Dr. Khalsa and a group out of UCLA School of Medicine have shown that KKM results in different patterns of brain metabolism compared to other general relaxation methods. Using PET scanning, they saw that KKM resulted in 19 genes being up-regulated and 49 genes being down-regulated, resulting in the production of fewer inflammatory mediators, and increased telomerase activity by almost 50%.
If you follow the science of the role of telomeres you may appreciate how amazing this observation is for health and longevity. In case you do not know about telomeres, they are the tips of chromosomes found in the genetic material in our cells.
The Nobel Prize in Medicine was awarded in 2009 to a research group studying them. They found a connection between increased telomerase activity, longer telomeres and greater longevity.
The fact that KKM increased telomere length and telomerase activity, the enzyme that lengthens telomeres, is quite radical and encouraging. Finally, the Tuscson/UCLA research group identified that high stress individuals taught KKM had higher scores of mental health and lower scores of depression.
Meditation and Prevention
Two more studies called meta-analyses, or pooling of data, have been published recently. In the first study, researchers from the UK looked at reports on preventing heart disease with transcendental meditation in those at risk for heart issues. They identified a benefit in lowering blood pressure but did not feel there was enough data available to conclude on the role of this style of meditation pro or con.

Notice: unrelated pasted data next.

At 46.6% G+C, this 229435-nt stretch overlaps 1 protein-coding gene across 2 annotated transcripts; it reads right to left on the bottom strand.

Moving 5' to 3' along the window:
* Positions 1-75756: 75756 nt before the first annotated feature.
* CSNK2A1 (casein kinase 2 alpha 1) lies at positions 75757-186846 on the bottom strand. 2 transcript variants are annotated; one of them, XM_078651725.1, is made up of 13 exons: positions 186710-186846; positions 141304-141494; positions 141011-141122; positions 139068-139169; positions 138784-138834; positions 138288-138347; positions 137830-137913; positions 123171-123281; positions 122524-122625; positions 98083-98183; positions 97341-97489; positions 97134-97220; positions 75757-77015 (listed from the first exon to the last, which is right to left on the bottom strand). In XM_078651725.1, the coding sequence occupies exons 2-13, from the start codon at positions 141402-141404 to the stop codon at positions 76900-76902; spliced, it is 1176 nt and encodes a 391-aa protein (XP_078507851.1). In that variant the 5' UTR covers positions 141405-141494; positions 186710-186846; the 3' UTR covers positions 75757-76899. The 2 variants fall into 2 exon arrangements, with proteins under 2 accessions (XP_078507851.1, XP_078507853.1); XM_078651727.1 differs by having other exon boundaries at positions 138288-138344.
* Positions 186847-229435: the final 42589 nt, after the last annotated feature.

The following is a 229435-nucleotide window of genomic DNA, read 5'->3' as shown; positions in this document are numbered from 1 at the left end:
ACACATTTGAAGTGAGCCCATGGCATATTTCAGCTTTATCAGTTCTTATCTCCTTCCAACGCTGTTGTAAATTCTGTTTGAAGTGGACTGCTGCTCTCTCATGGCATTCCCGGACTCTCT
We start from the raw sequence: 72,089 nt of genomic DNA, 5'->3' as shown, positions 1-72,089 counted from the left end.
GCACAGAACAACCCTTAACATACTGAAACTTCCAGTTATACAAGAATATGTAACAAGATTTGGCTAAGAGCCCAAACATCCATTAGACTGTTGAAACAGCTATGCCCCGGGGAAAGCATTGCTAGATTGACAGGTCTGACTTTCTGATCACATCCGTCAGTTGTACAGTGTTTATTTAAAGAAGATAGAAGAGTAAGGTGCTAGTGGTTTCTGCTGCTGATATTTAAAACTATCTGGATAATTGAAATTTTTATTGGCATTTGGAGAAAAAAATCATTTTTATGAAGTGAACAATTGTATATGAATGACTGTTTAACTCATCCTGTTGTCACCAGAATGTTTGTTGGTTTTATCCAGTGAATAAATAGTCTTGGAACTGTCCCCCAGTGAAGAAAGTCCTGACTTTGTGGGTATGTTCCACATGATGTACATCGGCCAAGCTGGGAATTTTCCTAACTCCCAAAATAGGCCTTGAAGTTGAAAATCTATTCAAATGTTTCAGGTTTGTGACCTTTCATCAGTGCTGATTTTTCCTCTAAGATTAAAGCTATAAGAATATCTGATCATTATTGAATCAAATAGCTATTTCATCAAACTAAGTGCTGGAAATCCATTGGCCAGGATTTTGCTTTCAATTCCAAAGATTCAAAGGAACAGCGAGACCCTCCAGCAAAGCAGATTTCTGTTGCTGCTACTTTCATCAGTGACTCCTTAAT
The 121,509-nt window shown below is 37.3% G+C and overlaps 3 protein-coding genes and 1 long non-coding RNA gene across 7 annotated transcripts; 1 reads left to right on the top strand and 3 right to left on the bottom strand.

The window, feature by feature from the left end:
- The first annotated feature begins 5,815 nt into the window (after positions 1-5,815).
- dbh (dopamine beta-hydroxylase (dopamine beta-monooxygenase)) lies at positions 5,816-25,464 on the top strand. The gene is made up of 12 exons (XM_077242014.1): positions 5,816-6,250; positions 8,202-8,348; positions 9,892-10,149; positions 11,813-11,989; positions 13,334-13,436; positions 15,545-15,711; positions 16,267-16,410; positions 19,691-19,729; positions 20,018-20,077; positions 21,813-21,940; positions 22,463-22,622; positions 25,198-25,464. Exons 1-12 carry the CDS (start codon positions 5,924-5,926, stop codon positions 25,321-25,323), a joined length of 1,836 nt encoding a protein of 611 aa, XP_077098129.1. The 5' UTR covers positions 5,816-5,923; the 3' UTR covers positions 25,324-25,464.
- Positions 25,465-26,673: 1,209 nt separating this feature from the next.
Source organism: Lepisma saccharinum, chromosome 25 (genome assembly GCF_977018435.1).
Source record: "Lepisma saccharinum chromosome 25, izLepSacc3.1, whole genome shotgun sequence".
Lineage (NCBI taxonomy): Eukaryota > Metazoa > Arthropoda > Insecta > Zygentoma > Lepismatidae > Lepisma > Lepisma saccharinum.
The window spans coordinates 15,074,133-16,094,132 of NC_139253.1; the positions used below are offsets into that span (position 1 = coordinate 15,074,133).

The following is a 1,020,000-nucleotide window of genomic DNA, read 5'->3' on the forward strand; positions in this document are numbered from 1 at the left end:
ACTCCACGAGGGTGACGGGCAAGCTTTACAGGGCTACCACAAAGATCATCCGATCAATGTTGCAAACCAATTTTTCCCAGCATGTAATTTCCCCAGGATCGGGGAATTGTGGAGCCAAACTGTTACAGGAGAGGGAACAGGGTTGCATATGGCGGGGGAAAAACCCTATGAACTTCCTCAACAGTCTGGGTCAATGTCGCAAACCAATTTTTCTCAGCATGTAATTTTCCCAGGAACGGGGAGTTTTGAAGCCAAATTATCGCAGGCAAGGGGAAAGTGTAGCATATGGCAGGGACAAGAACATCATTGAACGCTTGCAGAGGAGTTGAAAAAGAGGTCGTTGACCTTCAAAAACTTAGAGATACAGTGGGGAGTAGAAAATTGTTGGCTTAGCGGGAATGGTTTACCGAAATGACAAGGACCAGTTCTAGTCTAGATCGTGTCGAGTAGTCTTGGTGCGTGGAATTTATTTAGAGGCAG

Meditation and Nervous System
The second analysis considered all kinds of meditation and all kinds of heart disease so it was broader in scope. The researchers indicated that they found that meditation could reduce sympathetic nervous system activity, lower cortisol levels, and reduce negative behavioral habits like smoking.
Improvements in conditions like diabetes mellitus type 2, hypertension, elevated cholesterol levels, and stress were all documented. They recommended further studies of meditation and heart disease.
Researchers at the University of Michigan recently commented on the role of alternative therapies for elevated blood pressure. They reviewed statements by the American Heart Association so we are talking mainstream medical recommendations.
They concluded that transcendental meditation, along with other therapies like device guided slow breathing, isometric, aerobic and resistance exercise all had support for use in clinical practice.
The Future of Meditation
With the potential benefits of health and longevity balanced with the low cost and risk, I believe the time has come to teach meditation more widely in medical and other settings.
How wonderful would it be if a meditation break and TM rooms became routine for employees, patients, and guests in medical centers?
What if meditation were taught in doctor’s waiting and exam rooms on the cable TV? Imagine if meditation classes were beamed into patient rooms on a health channel while they were healing in their beds?
Meditation is a medication of a powerful nature with no apparent side effects. The biggest hurdles have been the lack of reimbursement and adequate trained staff to share the practice and techniques. It is time to declare to patients and heart related medical and nursing staff that a breath brake may be more beneficial than a bypass!